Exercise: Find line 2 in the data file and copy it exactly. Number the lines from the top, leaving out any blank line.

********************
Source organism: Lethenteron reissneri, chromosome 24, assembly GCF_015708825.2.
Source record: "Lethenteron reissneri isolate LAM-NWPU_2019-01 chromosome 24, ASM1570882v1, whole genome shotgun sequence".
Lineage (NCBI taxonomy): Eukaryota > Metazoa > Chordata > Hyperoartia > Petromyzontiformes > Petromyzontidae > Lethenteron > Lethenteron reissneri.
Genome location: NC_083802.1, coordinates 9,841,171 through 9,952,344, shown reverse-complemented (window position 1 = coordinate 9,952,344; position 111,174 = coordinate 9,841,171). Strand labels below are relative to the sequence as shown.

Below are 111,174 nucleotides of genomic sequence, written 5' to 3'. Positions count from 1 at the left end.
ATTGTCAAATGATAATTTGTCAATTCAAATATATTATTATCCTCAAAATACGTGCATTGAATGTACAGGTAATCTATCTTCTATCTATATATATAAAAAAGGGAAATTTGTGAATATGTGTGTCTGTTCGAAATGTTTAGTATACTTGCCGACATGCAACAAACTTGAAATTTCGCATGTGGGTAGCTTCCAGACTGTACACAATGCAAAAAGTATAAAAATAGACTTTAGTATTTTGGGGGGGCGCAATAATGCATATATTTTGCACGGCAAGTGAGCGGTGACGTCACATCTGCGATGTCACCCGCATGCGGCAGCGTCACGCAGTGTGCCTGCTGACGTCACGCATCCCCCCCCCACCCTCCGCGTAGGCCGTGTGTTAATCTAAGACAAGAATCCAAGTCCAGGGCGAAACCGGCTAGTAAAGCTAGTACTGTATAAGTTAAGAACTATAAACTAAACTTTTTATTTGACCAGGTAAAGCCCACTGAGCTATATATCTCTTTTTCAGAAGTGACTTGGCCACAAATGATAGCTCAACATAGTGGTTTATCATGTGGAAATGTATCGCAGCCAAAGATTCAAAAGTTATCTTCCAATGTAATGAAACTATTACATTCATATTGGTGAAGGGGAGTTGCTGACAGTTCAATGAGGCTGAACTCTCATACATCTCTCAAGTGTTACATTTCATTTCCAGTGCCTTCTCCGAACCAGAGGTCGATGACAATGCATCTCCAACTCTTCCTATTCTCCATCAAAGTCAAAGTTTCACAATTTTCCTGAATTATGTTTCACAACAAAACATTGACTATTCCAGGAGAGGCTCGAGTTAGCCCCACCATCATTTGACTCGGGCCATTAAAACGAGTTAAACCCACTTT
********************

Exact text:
Source record: "Lethenteron reissneri isolate LAM-NWPU_2019-01 chromosome 24, ASM1570882v1, whole genome shotgun sequence".